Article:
Covenant Protestant Reformed Church
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Covenant Protestant Reformed Church



Rev. Angus Stewart

Lord’s Day, 16 March, 2008


"Make a joyful noise unto God, all ye lands:

Sing forth the honour of his name:

make his praise glorious" (Ps. 66:1-2)



Morning Service - 11:00 AM

God’s Way is in the Sanctuary

Psalm 77:13

I. The Psalmist’s Trouble

II. The Profound Answer

III. The Joyful Wonder

Psalms: 107:1-9; 119:33-40; 73:12-18; 77:7-13


Evening Service - 6:00 PM

Covenant Children

Heidelberg Catechism, Lord’s Day 27; Ephesians 1; 6:1-4

I. The Meaning

II. The Baptism

III. The Calling

Psalms: 84:4-12; 119:41-48; 25:6-12; 71:14-19


For audio cassettes of the worship services or CDs of the sermons, contact Sean Courtney (


CPRC website:


Quote to Consider:

John Calvin on Psalm 77: "In the time of sorrow, we are always desirous of finding some remedy to mitigate its bitterness; but the only way by which this can be done is, to cast our cares upon God. It, however, often happens, that the nearer he approaches us, the more, to outward appearance, does he aggravate our sorrows. Many, therefore, when they derive no advantage from this course, imagine that they cannot do better than forget him. Thus they loathe his word, by the hearing of which their sorrow is rather embittered than mitigated, and what is worse, they desire that God, who thus aggravates and inflames their grief, would withdraw to a distance. Others, to bury the remembrance of him, devote themselves wholly to worldly business. It was far otherwise with the prophet. Although he did not immediately experience the benefit which he could have desired, yet he still continued to set God before his view, wisely supporting his faith by the reflection, that as God changes neither his love nor his nature, he cannot but show himself at length merciful to his servants."

Announcements (subject to God’s will):

Please leave the back two rows of chairs which are on the carpet for those with small children.

Catechism Classes: Monday, 5:30 PM at the Murrays Monday, 7:00 PM with the Campbells at the manse

Women’s Bible Study meets Tuesday, 18 March, 10:30 AM at the Murrays.

Membership Class: Tuesday, 8:15 PM at the Hallidays

Midweek Bible Study meets Wednesday, 7:45 PM, at the manse. We will study II Timothy 3:15 on knowing the Scriptures.

Offerings: General Fund - £598.70.

The Reformed Witness Hour next Lord’s Day (8:30-9:00 AM, on Gospel 846MW), is entitled "The Power of Christ’s Resurrection" (I Cor. 15:3-4).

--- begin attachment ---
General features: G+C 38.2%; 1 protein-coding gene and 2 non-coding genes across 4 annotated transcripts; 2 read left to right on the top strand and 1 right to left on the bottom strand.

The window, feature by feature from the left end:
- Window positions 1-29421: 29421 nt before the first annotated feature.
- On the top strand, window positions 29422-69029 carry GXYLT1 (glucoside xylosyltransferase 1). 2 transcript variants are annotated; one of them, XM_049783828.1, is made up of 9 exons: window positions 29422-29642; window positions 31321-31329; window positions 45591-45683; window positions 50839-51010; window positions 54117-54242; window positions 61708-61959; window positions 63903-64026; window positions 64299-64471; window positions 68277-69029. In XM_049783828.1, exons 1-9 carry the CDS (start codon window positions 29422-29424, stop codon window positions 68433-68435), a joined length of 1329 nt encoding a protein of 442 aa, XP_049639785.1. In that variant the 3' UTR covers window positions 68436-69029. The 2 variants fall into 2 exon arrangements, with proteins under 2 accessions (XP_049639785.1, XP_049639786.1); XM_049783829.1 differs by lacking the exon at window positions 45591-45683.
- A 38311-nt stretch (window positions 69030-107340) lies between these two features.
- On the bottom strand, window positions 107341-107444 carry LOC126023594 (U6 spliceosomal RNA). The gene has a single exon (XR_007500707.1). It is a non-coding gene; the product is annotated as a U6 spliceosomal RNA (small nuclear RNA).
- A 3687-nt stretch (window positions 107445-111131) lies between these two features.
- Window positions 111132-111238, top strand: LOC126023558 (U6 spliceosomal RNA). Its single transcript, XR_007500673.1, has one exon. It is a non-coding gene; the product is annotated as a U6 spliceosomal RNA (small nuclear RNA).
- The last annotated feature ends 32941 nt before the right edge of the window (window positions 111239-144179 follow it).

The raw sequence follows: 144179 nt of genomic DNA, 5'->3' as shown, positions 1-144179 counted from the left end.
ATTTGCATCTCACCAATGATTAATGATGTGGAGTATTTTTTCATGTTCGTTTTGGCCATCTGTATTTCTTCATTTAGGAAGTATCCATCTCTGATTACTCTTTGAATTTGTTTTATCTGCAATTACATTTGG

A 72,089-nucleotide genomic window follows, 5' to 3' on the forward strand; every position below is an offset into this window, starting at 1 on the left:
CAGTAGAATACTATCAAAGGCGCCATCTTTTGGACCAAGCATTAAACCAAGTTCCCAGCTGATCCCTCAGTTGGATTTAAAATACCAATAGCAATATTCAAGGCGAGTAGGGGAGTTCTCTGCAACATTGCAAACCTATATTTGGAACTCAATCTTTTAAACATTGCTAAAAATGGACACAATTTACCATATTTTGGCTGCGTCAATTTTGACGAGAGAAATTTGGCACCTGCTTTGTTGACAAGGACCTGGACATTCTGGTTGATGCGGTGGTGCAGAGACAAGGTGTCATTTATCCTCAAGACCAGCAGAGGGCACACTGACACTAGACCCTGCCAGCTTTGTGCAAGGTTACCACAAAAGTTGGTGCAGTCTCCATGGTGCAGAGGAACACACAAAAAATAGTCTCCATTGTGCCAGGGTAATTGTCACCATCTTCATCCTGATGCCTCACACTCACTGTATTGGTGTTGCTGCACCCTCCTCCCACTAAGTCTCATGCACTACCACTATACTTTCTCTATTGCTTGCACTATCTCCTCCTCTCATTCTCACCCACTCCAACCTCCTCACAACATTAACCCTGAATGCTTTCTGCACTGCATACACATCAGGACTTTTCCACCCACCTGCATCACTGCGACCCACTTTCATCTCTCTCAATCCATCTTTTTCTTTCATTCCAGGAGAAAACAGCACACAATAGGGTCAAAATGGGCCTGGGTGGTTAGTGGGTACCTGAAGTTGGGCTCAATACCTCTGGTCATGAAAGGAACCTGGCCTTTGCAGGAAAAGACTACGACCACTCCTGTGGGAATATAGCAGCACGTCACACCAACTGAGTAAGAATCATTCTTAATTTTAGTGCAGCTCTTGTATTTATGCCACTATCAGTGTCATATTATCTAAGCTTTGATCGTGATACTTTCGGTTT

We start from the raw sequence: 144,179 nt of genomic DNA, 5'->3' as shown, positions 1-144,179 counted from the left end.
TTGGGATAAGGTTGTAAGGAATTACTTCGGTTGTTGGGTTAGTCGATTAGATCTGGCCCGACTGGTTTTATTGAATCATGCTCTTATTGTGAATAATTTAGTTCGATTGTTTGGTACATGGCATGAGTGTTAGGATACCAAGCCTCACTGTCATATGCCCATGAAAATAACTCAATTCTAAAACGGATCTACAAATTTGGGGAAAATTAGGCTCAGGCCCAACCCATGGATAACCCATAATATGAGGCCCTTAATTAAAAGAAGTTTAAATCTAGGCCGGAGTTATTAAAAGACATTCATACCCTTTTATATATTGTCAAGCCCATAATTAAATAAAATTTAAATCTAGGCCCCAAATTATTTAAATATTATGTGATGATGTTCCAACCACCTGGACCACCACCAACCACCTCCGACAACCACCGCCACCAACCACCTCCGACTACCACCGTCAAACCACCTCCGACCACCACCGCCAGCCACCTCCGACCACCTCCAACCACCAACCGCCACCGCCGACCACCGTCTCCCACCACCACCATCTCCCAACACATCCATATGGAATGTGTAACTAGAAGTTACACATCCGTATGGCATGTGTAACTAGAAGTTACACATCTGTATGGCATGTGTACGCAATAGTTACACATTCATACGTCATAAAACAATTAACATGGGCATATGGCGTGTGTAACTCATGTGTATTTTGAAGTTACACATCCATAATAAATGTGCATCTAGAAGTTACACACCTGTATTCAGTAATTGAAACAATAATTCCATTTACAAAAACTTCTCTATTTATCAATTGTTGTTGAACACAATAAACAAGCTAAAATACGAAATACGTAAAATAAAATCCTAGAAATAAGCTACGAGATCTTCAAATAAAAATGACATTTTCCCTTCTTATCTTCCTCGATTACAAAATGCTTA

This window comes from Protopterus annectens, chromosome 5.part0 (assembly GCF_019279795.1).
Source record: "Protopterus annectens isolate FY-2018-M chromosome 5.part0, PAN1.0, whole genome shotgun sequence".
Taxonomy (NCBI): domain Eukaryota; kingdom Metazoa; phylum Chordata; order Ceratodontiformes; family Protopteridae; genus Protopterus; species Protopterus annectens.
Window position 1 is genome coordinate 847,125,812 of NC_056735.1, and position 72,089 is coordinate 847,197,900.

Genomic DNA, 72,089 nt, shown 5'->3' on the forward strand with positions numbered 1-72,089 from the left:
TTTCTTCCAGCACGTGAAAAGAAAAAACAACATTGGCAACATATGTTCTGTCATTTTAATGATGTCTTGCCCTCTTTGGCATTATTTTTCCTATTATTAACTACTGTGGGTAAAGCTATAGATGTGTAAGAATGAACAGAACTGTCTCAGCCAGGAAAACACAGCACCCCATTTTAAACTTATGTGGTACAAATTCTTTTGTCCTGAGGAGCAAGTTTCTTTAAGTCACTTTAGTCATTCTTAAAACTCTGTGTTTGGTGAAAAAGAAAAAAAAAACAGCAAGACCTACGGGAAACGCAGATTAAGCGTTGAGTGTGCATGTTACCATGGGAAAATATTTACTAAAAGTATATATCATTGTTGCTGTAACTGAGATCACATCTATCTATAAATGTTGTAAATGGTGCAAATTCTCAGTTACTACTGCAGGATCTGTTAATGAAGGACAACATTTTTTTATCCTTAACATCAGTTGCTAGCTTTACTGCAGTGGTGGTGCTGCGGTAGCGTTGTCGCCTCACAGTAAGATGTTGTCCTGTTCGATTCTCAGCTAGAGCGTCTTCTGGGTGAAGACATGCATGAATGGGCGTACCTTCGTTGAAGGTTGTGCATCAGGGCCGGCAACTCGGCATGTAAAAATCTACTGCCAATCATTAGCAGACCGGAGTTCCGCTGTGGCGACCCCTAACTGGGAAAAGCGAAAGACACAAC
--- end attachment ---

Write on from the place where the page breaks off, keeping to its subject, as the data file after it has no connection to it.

Francesco De Lucia is due to arrive late Tuesday afternoon. We are arranging tea after the evening service next Lord’s Day to welcome our brother.

Next Lord’s Day, we will have preparatory with a view to celebrating the Lord’s Supper on 30 March.

Upcoming Lecture: 28 March, "God’s Magnifying His Word," in South Wales

Plan on a congregational outing on Monday, 24 March. Venue under review.

Website Additions: 1 Italian ("A Compendium of the Christian Religion," an abbreviation of the Heidelberg Catechism recommended by the Synod of Dordt), 1 Dutch, 2 Hungarian (ecumenical creeds) and 2 Slovakian (ecumenical creeds) were added. An improved Italian translation of the Heidelberg Catechism was also added.

Considering Sunspots

How then can man be justified with God? or how can he be clean that is born of a woman? Behold even

to the moon, and it shineth not; yea, the stars are not pure in his sight. How much less man, that is a worm?

and the son of man, which is a worm? (Job 25:4-6).

Sunspots are dark splotches which appear on the sun’s surface. They have different sizes and shapes. The larger ones are a few times greater than Earth’s diameter. Sunspots can last for as long as a few days to several weeks. They drift across the sun’s face as they travel with the rotation of the sun.

Sunspots are the result of the sun’s magnetic field. We are familiar with Earth’s magnetic field with its north and south poles. The sun’s magnetic field, however, is far more complicated. Observing solar activity, of which sunspots are an important indicator, is much more important today than ever before. Solar activity affects major power grids and satellite communications. With modern society’s increasing reliance upon cell phones, global positioning technology and Automated Teller Machines, governments are willing to spend millions of dollars for continuous space-based solar observations.